COLUMBIA — Upstate Sen. Lee Bright said he’d like to see voters decide the fate of the Statehouse’s Confederate battle flag.
The Roebuck Republican said Wednesday that he plans to introduce an amendment on Monday that will allow for the state’s citizens to vote whether the battle flag should be taken off the Statehouse’s grounds, after receiving too many calls from constituents who are supportive of the banner.
“I think that’s the best way to do it,” Bright said. “I think there are a lot more people who are supportive of the flag that are just afraid of being called racist.”
In recent days, Bright launched a campaign in which he provides Confederate banner bumper stickers that say “Keep your hands off my flag” in exchange for donations. He said that idea came about after people approached him over the lack of Confederate memorabilia in stores.
Bright added that proponents of the flag should be able to openly express support just like its opponents.
The fate of the Confederate banner has been an issue of contention since nine churchgoers were killed in Charleston on June 17, allegedly by an avowed white supremacist who often posed with the battle flag.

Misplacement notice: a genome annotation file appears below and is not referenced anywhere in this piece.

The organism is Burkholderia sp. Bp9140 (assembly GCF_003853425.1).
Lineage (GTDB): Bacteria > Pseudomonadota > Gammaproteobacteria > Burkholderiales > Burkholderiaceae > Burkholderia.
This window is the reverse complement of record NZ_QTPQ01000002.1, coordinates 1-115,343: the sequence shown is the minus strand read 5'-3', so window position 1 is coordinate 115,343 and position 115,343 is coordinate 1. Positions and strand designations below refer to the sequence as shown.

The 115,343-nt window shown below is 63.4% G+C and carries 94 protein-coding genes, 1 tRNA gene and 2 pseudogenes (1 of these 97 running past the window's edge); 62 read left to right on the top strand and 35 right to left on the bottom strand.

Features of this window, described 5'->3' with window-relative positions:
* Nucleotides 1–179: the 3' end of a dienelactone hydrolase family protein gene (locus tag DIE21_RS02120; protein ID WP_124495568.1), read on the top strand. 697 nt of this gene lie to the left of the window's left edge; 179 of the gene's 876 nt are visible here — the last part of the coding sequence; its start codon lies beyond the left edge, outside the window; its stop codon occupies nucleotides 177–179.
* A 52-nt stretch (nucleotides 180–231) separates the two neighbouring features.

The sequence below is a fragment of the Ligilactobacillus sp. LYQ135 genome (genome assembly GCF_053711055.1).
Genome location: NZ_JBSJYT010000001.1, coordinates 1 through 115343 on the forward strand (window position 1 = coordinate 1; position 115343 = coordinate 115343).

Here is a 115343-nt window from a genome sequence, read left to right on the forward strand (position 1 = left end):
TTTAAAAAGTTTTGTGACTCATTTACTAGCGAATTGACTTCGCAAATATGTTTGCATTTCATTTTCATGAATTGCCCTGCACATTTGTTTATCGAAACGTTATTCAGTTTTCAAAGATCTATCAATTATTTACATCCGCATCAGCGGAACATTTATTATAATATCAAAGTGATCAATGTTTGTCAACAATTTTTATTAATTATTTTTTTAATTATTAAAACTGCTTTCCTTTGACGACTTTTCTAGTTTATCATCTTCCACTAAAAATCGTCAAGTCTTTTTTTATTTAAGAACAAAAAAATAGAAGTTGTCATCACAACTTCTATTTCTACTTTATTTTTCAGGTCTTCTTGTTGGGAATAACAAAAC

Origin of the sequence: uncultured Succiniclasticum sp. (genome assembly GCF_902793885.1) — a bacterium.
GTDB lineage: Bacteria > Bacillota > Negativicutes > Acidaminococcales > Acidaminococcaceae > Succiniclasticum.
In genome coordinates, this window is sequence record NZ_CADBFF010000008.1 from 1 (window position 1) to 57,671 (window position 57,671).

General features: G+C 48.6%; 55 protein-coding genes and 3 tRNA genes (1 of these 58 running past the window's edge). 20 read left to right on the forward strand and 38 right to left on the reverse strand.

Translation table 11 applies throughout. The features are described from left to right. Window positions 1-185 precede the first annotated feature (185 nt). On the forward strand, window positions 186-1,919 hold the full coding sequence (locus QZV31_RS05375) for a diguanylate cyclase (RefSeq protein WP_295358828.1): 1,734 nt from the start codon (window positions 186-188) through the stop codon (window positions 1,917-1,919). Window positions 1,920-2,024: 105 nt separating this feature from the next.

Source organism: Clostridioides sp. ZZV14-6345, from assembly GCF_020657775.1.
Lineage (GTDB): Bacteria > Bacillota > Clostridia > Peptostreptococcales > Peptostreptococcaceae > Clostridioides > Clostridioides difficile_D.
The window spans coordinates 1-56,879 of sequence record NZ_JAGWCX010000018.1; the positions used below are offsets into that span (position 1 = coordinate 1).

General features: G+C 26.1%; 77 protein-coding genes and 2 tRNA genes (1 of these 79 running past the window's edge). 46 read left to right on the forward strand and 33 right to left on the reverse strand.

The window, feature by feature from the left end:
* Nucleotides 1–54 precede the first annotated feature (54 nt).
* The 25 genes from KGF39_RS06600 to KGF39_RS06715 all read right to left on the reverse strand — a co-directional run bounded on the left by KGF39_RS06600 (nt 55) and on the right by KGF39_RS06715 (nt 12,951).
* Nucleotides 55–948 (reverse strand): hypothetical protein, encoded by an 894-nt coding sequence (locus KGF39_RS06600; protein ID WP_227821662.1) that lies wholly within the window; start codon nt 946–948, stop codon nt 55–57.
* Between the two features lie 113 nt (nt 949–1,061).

Dueling flag rallies are expected to take place on Monday when lawmakers return to Columbia to tackle gubernatorial vetoes and bills that would remove the flag. Two-thirds in each chamber of the General Assembly have to vote in favor of taking the battle flag down, a threshold that has been met according to a Post and Courier poll.
State activists called on Wednesday for peaceful demonstrations while the issue is debated under the dome, after an Irmo man was arrested Monday night during a rally. The Department of Public Safety has since visibly increased its presence on the grounds of the Statehouse.
Rev. Darwin Miller, state director of the National Campaign for Tolerance, said young adults have to give lawmakers the time to do their jobs, and called for gangs to not show up for a counter-protest when the Ku Klux Klan holds their pro-flag rally on July 18.
“We are asking the Bloods and the Crips to remain calm and cool,” Miller said. “We want you all to please allow them to have a peaceful demonstration. We ask that anybody else who wants to have a meeting at the Statehouse to please get your permit and let’s do it the right way.”
Reach Cynthia Roldan at 708-5891.